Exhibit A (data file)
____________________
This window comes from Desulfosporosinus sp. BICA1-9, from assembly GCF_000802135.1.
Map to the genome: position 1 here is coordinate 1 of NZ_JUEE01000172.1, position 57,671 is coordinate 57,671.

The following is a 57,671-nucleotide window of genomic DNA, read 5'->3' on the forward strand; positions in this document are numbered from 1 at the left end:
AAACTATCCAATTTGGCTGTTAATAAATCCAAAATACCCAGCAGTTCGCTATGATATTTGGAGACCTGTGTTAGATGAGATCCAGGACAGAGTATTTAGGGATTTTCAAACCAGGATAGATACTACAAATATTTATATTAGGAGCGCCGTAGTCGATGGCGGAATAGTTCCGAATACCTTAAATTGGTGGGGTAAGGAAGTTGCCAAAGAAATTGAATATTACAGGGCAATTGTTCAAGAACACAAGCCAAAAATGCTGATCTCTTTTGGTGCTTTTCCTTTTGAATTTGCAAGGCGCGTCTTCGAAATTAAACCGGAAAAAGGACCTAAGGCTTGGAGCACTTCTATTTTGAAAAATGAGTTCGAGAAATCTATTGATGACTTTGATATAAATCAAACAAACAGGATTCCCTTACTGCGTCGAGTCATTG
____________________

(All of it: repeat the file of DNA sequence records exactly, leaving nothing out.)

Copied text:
This window comes from Desulfosporosinus sp. BICA1-9, from assembly GCF_000802135.1.
Map to the genome: position 1 here is coordinate 1 of NZ_JUEE01000172.1, position 57,671 is coordinate 57,671.

The following is a 57,671-nucleotide window of genomic DNA, read 5'->3' on the forward strand; positions in this document are numbered from 1 at the left end:
AAACTATCCAATTTGGCTGTTAATAAATCCAAAATACCCAGCAGTTCGCTATGATATTTGGAGACCTGTGTTAGATGAGATCCAGGACAGAGTATTTAGGGATTTTCAAACCAGGATAGATACTACAAATATTTATATTAGGAGCGCCGTAGTCGATGGCGGAATAGTTCCGAATACCTTAAATTGGTGGGGTAAGGAAGTTGCCAAAGAAATTGAATATTACAGGGCAATTGTTCAAGAACACAAGCCAAAAATGCTGATCTCTTTTGGTGCTTTTCCTTTTGAATTTGCAAGGCGCGTCTTCGAAATTAAACCGGAAAAAGGACCTAAGGCTTGGAGCACTTCTATTTTGAAAAATGAGTTCGAGAAATCTATTGATGACTTTGATATAAATCAAACAAACAGGATTCCCTTACTGCGTCGAGTCATTG